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Have him in circles
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Andrew McCluskey

Shared publicly  - 
 
 
This is a really fascinating study - it took me a while to work out and explain exactly what was going on - but bear with me - 'cos the results are super interesting.   This is from the Neuroaesthetics of Music Group up in Helsinki Finland.  73 subjects and using an FMRI to look at what's happening in the brain!

Three things you need to hold in your head:

Thing 1:

This is a basic learning test - where the subjects are presented with a pair of symbols and they are trained to select and remember the correct one.  They get three rounds of training and feedback is given with either a smiley or a frowny face.  After training, they are given a test and are scored on how many they get right.

Thing 2:

Before the testing, the subjects are given 14 pieces of music which they self select into 3 pieces of "neutral" music and 3 pieces of "pleasurable" music.  They also answer a series of questions about their personal musical experiences.

Thing 3:

This is the fun bit - while the subjects are doing the learning and the testing - they are being played either neutral music or pleasurable music (self identified remember?)  This enables the researchers to test the effect of different music types on learning behavior and to match it against musical experience - genius!

OK - so you've got those three things in your head - now let's look at the results.

Results
Seems that if you're someone with a lot of musical experience - you learn better when listening to neutral music - but you test better when listening to pleasurable music.

If you're less musical - you learn better with pleasurable music, but you test better with neutral music - the complete opposite.

That's pretty interesting!  The researchers propose that this is due to different listening strategies between the two groups which would make sense - but what does that mean.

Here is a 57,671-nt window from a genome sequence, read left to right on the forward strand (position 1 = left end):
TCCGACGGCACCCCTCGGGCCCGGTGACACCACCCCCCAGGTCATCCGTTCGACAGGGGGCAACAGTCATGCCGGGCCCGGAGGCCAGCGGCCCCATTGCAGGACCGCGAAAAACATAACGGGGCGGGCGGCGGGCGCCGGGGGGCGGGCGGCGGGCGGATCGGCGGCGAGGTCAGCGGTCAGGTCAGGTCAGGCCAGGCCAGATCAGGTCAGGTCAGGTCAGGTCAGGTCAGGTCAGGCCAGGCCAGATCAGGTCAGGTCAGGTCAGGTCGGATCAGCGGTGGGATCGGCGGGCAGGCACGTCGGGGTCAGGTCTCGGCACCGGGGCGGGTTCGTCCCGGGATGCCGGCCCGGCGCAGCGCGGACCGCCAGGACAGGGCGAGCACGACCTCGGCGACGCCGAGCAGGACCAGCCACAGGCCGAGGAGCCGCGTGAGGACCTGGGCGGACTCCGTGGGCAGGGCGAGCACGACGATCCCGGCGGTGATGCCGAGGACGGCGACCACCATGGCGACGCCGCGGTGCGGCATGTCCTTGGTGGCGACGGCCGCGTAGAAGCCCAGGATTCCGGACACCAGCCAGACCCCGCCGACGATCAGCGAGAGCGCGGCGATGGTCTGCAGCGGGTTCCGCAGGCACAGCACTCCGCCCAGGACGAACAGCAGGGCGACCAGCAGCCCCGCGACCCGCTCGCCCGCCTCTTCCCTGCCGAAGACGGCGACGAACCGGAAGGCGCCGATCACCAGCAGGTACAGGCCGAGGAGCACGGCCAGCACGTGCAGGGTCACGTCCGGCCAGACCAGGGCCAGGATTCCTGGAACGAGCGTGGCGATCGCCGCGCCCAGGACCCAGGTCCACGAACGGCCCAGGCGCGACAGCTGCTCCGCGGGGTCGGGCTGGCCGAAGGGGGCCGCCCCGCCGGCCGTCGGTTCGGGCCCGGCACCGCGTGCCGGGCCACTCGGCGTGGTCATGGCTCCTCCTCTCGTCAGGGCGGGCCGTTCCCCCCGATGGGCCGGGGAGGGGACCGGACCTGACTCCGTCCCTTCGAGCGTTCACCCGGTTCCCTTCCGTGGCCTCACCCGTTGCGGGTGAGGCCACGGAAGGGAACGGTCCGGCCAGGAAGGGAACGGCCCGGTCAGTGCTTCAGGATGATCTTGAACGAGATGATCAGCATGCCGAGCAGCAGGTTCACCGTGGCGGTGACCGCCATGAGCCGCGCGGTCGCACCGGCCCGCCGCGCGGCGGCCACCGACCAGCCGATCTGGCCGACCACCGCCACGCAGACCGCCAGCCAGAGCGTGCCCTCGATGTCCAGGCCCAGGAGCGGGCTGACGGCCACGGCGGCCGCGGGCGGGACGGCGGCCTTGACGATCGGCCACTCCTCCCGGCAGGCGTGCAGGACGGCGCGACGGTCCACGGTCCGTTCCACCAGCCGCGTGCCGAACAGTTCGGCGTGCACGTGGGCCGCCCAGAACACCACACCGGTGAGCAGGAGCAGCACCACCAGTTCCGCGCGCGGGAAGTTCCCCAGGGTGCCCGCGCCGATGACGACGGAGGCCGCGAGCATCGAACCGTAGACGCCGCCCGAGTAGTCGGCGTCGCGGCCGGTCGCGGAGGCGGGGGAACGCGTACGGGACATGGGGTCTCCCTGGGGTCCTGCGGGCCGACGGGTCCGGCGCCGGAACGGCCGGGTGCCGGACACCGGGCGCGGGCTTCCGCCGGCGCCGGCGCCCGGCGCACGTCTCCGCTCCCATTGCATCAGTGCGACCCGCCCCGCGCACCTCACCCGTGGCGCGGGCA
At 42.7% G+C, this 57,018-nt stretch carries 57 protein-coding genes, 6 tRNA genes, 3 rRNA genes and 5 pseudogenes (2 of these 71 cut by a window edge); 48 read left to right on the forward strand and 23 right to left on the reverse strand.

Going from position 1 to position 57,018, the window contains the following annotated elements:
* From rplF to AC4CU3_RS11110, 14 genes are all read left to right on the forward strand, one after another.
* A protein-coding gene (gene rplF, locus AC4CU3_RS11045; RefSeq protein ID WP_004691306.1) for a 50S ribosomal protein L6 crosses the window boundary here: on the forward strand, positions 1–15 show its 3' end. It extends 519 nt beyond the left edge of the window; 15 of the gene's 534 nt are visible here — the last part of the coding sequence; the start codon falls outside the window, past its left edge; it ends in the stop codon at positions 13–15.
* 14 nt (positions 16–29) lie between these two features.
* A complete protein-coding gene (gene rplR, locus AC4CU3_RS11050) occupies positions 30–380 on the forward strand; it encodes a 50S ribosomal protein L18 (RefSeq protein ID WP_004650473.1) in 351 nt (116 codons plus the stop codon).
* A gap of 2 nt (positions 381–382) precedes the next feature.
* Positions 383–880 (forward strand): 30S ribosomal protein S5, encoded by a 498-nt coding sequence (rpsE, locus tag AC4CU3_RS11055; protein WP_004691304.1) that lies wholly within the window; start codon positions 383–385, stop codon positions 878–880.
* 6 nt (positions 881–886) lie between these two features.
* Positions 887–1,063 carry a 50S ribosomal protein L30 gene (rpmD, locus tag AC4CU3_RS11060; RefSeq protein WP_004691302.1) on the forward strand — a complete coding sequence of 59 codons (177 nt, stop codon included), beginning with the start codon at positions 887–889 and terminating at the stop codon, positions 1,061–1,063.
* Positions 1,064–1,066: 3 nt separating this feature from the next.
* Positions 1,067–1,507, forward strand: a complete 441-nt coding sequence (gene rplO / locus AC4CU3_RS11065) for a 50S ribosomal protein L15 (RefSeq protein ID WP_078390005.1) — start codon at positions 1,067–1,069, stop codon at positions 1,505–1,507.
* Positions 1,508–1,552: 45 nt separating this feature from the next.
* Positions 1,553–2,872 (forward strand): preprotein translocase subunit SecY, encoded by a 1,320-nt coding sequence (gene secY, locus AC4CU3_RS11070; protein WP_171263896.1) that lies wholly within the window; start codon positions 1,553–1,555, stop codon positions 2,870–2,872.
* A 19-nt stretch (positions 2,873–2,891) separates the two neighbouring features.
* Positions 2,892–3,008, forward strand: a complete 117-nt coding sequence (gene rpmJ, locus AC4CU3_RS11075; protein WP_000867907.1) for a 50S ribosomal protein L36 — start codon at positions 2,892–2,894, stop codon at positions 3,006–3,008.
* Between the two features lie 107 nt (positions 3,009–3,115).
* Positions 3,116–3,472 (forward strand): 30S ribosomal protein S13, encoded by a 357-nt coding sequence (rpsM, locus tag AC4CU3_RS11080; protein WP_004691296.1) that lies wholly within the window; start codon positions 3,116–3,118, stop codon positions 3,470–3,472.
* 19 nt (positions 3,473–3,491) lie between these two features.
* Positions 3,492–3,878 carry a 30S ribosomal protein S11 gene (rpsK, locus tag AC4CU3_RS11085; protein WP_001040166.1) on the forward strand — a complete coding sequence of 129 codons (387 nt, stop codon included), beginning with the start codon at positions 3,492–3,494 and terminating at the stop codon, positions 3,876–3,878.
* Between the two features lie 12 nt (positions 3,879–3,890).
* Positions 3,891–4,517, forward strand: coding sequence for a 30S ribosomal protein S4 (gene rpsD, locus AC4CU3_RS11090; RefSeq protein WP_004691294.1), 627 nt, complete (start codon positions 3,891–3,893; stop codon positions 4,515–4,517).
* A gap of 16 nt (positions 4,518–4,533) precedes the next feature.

I reckon that as a musician I'm naturally more attuned to devote mental resource to music than a non-musician and I'm likely to devote even more resource to music that I like.  So - when I'm learning something - when I'm forming neural pathways and connections - I want as much resource made available to me as possible - so - neutral music is better.  However - when I'm testing - which is more about recall and memory than it is about building - then I want to feel good - I want to juice my system - so - even though I might lose some resource by listening to music I like - I feel significantly better - which impacts and improves my test performance.

As a non-musician - the difference between resource allocated to neutral or pleasurable music is probably a lot less, so when it comes to learning - the "feel good" factor of pleasurable music seems to outweigh the  resource cost.  However - when it comes to testing - it might be that the resource cost of pleasurable music may become distracting and outweighs the feel good factor.

Who knows?

I think this kind of research and study is amazing and could lead to massive changes in how we learn and perform and the role of music within that process.  You go Helsinki!
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Part 3 of the 4 track Birdsong playlist
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I loved it.  Just a bit of magic.
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Andrew McCluskey
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Feel good music therapy post of the day - plus celebrity musicians - who could ask for anything more.  I like this article as it actually breaks down how the music therapist worked to use music to rehabilitate a former coma patient.  Add in a visit from Coldplay and you've got a story that presents music therapy in a popular as well as legitimate light.  I'm stoked for Ed Buckley - but Jessica Atkinson - the therapist - you go girl!